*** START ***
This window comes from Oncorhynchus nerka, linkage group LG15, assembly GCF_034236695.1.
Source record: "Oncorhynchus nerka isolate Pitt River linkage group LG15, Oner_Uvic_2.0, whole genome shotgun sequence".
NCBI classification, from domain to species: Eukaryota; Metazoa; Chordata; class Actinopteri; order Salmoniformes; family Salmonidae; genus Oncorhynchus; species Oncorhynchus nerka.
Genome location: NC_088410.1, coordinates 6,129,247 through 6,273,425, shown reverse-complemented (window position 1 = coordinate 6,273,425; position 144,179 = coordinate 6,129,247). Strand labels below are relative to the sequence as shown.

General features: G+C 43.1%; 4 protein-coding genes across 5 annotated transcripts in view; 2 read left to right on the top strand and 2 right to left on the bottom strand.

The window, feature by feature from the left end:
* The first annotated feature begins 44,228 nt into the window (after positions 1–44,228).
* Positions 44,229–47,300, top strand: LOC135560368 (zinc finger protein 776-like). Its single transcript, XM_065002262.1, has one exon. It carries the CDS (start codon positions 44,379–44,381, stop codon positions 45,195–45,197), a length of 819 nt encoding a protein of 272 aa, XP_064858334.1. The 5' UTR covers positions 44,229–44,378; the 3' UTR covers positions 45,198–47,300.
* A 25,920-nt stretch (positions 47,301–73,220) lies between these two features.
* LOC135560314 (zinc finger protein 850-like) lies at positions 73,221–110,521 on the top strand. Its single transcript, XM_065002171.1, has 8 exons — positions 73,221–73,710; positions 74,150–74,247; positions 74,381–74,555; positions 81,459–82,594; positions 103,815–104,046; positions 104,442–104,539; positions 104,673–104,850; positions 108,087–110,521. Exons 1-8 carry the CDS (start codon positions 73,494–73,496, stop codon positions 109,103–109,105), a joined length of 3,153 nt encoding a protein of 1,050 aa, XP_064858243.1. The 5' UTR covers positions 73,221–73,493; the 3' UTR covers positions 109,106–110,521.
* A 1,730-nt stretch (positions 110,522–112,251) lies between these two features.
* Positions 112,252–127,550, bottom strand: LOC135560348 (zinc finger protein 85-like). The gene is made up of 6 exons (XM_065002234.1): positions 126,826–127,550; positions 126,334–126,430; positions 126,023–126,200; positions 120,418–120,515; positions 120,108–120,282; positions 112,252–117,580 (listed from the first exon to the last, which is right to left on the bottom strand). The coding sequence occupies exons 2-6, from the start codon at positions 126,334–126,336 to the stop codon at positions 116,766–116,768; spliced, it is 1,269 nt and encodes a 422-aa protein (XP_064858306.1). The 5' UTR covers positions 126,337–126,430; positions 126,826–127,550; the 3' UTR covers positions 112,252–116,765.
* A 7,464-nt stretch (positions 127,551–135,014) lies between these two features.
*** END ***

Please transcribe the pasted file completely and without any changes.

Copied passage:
This window comes from Oncorhynchus nerka, linkage group LG15, assembly GCF_034236695.1.
Source record: "Oncorhynchus nerka isolate Pitt River linkage group LG15, Oner_Uvic_2.0, whole genome shotgun sequence".
NCBI classification, from domain to species: Eukaryota; Metazoa; Chordata; class Actinopteri; order Salmoniformes; family Salmonidae; genus Oncorhynchus; species Oncorhynchus nerka.
Genome location: NC_088410.1, coordinates 6,129,247 through 6,273,425, shown reverse-complemented (window position 1 = coordinate 6,273,425; position 144,179 = coordinate 6,129,247). Strand labels below are relative to the sequence as shown.

General features: G+C 43.1%; 4 protein-coding genes across 5 annotated transcripts in view; 2 read left to right on the top strand and 2 right to left on the bottom strand.

The window, feature by feature from the left end:
* The first annotated feature begins 44,228 nt into the window (after positions 1–44,228).
* Positions 44,229–47,300, top strand: LOC135560368 (zinc finger protein 776-like). Its single transcript, XM_065002262.1, has one exon. It carries the CDS (start codon positions 44,379–44,381, stop codon positions 45,195–45,197), a length of 819 nt encoding a protein of 272 aa, XP_064858334.1. The 5' UTR covers positions 44,229–44,378; the 3' UTR covers positions 45,198–47,300.
* A 25,920-nt stretch (positions 47,301–73,220) lies between these two features.
* LOC135560314 (zinc finger protein 850-like) lies at positions 73,221–110,521 on the top strand. Its single transcript, XM_065002171.1, has 8 exons — positions 73,221–73,710; positions 74,150–74,247; positions 74,381–74,555; positions 81,459–82,594; positions 103,815–104,046; positions 104,442–104,539; positions 104,673–104,850; positions 108,087–110,521. Exons 1-8 carry the CDS (start codon positions 73,494–73,496, stop codon positions 109,103–109,105), a joined length of 3,153 nt encoding a protein of 1,050 aa, XP_064858243.1. The 5' UTR covers positions 73,221–73,493; the 3' UTR covers positions 109,106–110,521.
* A 1,730-nt stretch (positions 110,522–112,251) lies between these two features.
* Positions 112,252–127,550, bottom strand: LOC135560348 (zinc finger protein 85-like). The gene is made up of 6 exons (XM_065002234.1): positions 126,826–127,550; positions 126,334–126,430; positions 126,023–126,200; positions 120,418–120,515; positions 120,108–120,282; positions 112,252–117,580 (listed from the first exon to the last, which is right to left on the bottom strand). The coding sequence occupies exons 2-6, from the start codon at positions 126,334–126,336 to the stop codon at positions 116,766–116,768; spliced, it is 1,269 nt and encodes a 422-aa protein (XP_064858306.1). The 5' UTR covers positions 126,337–126,430; positions 126,826–127,550; the 3' UTR covers positions 112,252–116,765.
* A 7,464-nt stretch (positions 127,551–135,014) lies between these two features.